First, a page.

The failure of IT to show the value to the organization and its role in the achievement of business outcomes may leave IT vulnerable in the sense that it is seen as not being as strategically important to the organisation as other business processes and functions.  If IT fails to provide quality services that are required by the organization, or even fails to cope with changing demands, IT may be viewed as a less important strategic asset in the organization. This could lead to the possibility of areas within IT, or IT itself, being downsized or even outsourced.

Show the value of IT
For IT to be fully successful, IT needs to be strategically aligned to the business and positioned as a key enabler in achieving successful outcomes for the organization. It is not enough for IT alone to consider itself successful at what it does. IT needs to provide real value to the organization that directly achieves business outcomes that the organization wants to achieve and should be able to deal with the ever changing needs and demands of the organizations and their customers. IT should also be capable of demonstrating how it provides business value to the organization to ensure that IT is positioned within the organization as a core strategic asset.

How does IT achieve this? First of all, IT should provide services that are required. Secondly, IT should deliver services that are perceived by users and customers as providing value. Also, IT should actively retire services that do not, or no longer, provide value. It is important that IT needs to be able to show the organization the services that are provided in a way that is understood by the organization.  

A service catalog is no simple menu
Imagine a restaurant with no menu. How is the customer to know what can be ordered? How does the chef know what to make with the raw ingredients that are available? How does one restaurant differentiate itself from another? How can the restaurant be profitable if customers do not know what is on offer and management cannot understand the cost of providing their services? Unlike the traditional restaurant menu, the service catalog offers much more to the organization than just a menu of available services. The service catalog provides IT with the capability to showcase the services that IT provides, as well as the business process and customers services that are supported and provided by IT. The service catalog provides users and customers with the means of understanding what services they can actually use. Different views of the service catalog can provide service details and information in a format that is understood by the relevant audience.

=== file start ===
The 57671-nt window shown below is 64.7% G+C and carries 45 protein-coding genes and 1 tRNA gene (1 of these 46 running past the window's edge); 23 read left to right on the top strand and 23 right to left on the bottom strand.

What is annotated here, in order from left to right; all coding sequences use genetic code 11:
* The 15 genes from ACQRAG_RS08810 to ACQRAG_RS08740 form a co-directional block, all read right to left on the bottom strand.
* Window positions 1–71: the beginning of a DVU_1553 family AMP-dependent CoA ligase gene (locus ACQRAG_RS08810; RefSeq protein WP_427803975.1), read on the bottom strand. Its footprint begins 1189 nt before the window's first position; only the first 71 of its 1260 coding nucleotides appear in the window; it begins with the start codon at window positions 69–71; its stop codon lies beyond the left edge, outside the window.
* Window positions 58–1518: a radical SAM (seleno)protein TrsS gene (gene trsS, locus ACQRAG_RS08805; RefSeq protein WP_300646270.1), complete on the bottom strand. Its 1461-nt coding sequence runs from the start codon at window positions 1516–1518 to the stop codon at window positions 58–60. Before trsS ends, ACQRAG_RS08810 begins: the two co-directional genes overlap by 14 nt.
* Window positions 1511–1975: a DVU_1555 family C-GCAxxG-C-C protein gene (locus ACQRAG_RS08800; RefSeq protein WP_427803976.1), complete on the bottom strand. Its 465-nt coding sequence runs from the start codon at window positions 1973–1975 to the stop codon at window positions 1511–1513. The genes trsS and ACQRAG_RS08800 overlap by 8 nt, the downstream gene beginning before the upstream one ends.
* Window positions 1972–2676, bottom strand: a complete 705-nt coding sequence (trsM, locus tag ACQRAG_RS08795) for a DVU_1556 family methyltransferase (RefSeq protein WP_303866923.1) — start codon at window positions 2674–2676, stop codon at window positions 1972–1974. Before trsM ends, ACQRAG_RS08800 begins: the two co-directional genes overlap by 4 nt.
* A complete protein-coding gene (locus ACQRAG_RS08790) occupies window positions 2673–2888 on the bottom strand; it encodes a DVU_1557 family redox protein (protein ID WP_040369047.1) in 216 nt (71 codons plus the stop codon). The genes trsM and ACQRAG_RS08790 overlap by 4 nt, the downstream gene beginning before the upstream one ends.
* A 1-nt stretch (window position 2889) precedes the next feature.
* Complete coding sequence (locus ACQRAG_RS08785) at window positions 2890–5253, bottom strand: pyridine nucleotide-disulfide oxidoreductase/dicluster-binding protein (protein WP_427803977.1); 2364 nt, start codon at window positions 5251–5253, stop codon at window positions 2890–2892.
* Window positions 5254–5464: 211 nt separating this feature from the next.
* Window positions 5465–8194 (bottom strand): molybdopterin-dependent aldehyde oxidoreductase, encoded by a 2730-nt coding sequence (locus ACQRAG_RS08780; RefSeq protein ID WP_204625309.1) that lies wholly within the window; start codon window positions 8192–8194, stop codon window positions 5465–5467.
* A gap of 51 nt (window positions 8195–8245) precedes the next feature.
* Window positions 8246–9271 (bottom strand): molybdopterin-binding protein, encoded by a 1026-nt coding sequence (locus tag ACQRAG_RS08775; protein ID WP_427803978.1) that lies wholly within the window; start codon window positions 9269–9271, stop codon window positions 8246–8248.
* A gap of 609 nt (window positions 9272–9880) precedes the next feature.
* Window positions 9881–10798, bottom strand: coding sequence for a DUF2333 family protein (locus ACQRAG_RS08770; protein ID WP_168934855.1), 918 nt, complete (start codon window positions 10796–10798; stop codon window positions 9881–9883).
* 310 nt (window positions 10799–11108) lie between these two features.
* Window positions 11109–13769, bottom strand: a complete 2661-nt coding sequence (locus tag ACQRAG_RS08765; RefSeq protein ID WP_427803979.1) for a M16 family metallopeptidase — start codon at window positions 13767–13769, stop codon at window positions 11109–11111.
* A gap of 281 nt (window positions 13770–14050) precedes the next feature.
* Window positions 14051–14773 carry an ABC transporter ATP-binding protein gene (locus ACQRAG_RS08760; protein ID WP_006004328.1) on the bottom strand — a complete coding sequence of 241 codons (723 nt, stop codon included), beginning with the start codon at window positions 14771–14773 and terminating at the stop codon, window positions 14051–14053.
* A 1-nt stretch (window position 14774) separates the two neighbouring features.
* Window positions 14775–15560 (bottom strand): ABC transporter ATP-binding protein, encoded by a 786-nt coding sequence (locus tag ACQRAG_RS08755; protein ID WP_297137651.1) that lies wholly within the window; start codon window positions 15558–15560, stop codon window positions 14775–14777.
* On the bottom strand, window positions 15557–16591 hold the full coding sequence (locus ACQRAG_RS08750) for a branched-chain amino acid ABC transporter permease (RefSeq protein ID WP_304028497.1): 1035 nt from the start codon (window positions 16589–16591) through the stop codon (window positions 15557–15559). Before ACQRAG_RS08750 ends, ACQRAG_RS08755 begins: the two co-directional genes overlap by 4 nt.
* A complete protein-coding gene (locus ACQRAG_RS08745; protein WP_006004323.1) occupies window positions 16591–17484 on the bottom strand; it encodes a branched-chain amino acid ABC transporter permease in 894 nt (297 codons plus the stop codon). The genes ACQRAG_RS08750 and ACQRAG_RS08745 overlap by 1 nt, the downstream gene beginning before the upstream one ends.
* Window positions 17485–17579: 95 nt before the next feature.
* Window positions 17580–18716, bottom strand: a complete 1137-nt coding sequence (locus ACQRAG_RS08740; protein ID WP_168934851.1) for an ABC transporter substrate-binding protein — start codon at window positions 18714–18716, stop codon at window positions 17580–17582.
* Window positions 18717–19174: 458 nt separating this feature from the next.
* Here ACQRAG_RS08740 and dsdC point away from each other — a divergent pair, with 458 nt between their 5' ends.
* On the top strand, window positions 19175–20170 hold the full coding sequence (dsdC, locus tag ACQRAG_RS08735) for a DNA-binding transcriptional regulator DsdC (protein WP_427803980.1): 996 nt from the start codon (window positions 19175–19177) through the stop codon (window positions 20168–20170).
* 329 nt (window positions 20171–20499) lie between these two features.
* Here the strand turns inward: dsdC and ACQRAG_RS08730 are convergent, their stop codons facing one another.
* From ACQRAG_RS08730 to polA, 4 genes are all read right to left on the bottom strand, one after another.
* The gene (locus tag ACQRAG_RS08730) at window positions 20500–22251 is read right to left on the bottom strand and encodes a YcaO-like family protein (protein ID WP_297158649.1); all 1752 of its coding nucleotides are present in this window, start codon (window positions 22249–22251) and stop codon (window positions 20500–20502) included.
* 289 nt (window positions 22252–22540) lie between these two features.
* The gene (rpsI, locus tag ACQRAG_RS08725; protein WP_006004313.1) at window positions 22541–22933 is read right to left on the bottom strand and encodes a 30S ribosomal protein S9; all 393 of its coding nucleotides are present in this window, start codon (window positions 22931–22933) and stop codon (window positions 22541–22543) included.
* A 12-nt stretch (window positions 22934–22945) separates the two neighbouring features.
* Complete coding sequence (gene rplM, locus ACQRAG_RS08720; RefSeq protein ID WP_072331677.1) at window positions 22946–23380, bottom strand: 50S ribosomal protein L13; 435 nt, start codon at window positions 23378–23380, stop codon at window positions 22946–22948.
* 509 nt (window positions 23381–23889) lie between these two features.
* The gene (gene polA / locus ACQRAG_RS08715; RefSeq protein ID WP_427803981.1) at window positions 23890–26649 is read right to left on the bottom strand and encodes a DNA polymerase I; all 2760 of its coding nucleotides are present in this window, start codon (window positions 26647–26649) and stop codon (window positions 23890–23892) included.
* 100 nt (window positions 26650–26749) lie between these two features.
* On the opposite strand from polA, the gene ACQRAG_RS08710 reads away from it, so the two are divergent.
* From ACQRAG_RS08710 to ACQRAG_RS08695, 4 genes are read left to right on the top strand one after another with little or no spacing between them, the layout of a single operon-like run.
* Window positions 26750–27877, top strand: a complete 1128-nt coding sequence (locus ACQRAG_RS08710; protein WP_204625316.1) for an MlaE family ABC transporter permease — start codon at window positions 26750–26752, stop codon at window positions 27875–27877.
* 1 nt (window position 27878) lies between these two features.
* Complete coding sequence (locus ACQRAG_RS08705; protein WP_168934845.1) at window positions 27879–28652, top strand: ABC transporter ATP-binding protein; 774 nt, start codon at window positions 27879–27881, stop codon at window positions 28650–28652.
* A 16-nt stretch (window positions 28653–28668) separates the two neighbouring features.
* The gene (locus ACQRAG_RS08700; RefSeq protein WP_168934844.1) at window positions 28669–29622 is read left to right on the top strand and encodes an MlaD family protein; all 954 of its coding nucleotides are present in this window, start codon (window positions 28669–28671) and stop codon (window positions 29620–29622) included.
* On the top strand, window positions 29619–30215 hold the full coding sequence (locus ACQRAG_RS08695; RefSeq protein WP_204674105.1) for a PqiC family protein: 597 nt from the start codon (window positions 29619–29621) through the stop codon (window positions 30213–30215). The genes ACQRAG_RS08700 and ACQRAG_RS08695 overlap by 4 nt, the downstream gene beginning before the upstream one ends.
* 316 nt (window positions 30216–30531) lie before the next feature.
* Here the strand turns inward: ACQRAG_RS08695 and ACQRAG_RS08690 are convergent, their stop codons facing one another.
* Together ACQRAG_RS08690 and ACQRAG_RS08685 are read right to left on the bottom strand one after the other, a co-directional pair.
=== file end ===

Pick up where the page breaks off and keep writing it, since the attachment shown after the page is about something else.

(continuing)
The service catalog is the only part of the overall service portfolio that can recover costs or earn profits. The relative cost of services can be identified easier if services can be broken down into reusable components. IT services that can be shared by multiple customers can be identified and economies of scale can lead to potential savings for the organization and lower costs to customers. Using the supplier catalog alone, consolidation of multiple suppliers providing the same services can be achieved, thus reducing the overall cost to the organization. The service catalog provides the platform for IT to charge the organization for their use of services provided in a fair and equitable manner.

The service catalog plays a key role
ITIL is now based around the service lifecycle. Central to this lifecycle are services. The service catalog plays a key role in the documenting and management of services. Actionable service catalogs provide the ability to reduce the cost of IT support and decrease manual intervention via automated workflow that support business processes. Customer actionable catalogs allow organizations to reach new markets at reduced costs.

The above is an excerpt from my forthcoming book “The Service Catalog” that is due to be published by Van Haren as part of the ITSM library in early 2010.

Over future columns I will be taking a look at the different views of the Service Catalog, its benefits to the organisation and some of the issues and pitfalls that can be experienced and will provide some of my own views on the elusive service catalog. Stay tuned.

This article is taken from my ITSM Portal column

About the Author: Mark O'Loughlin